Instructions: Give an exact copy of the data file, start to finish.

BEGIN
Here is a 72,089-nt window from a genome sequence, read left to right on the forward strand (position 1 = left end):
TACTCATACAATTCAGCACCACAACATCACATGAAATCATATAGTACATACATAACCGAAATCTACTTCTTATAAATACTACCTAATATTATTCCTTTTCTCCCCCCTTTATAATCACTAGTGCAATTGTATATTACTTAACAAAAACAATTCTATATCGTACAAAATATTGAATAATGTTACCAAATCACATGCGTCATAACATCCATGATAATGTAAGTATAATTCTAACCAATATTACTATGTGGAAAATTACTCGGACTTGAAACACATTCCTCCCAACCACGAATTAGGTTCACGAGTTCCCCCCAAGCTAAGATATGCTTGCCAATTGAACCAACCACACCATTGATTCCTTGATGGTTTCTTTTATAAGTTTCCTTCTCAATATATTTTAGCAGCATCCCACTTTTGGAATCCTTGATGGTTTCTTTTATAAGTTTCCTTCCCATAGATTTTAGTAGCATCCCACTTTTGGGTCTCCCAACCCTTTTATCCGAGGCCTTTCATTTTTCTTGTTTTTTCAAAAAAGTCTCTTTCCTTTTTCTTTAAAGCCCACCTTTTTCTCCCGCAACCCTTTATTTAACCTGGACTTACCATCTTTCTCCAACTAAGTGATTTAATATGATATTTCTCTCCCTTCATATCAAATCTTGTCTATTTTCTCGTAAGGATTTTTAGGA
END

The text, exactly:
Here is a 72,089-nt window from a genome sequence, read left to right on the forward strand (position 1 = left end):
TACTCATACAATTCAGCACCACAACATCACATGAAATCATATAGTACATACATAACCGAAATCTACTTCTTATAAATACTACCTAATATTATTCCTTTTCTCCCCCCTTTATAATCACTAGTGCAATTGTATATTACTTAACAAAAACAATTCTATATCGTACAAAATATTGAATAATGTTACCAAATCACATGCGTCATAACATCCATGATAATGTAAGTATAATTCTAACCAATATTACTATGTGGAAAATTACTCGGACTTGAAACACATTCCTCCCAACCACGAATTAGGTTCACGAGTTCCCCCCAAGCTAAGATATGCTTGCCAATTGAACCAACCACACCATTGATTCCTTGATGGTTTCTTTTATAAGTTTCCTTCTCAATATATTTTAGCAGCATCCCACTTTTGGAATCCTTGATGGTTTCTTTTATAAGTTTCCTTCCCATAGATTTTAGTAGCATCCCACTTTTGGGTCTCCCAACCCTTTTATCCGAGGCCTTTCATTTTTCTTGTTTTTTCAAAAAAGTCTCTTTCCTTTTTCTTTAAAGCCCACCTTTTTCTCCCGCAACCCTTTATTTAACCTGGACTTACCATCTTTCTCCAACTAAGTGATTTAATATGATATTTCTCTCCCTTCATATCAAATCTTGTCTATTTTCTCGTAAGGATTTTTAGGA